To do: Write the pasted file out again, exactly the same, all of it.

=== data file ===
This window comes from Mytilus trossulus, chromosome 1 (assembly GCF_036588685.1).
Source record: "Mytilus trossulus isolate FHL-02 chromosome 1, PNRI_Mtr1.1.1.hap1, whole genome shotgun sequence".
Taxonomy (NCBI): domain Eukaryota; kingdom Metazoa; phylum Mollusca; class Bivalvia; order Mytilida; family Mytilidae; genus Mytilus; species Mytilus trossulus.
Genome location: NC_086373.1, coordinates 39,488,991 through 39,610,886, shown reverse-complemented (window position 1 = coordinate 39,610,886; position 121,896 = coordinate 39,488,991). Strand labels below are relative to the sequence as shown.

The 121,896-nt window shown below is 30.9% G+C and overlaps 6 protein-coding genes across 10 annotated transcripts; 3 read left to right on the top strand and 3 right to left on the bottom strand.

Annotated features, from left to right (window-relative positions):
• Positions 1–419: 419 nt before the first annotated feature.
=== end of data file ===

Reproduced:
This window comes from Mytilus trossulus, chromosome 1 (assembly GCF_036588685.1).
Source record: "Mytilus trossulus isolate FHL-02 chromosome 1, PNRI_Mtr1.1.1.hap1, whole genome shotgun sequence".
Taxonomy (NCBI): domain Eukaryota; kingdom Metazoa; phylum Mollusca; class Bivalvia; order Mytilida; family Mytilidae; genus Mytilus; species Mytilus trossulus.
Genome location: NC_086373.1, coordinates 39,488,991 through 39,610,886, shown reverse-complemented (window position 1 = coordinate 39,610,886; position 121,896 = coordinate 39,488,991). Strand labels below are relative to the sequence as shown.

The 121,896-nt window shown below is 30.9% G+C and overlaps 6 protein-coding genes across 10 annotated transcripts; 3 read left to right on the top strand and 3 right to left on the bottom strand.

Annotated features, from left to right (window-relative positions):
• Positions 1–419: 419 nt before the first annotated feature.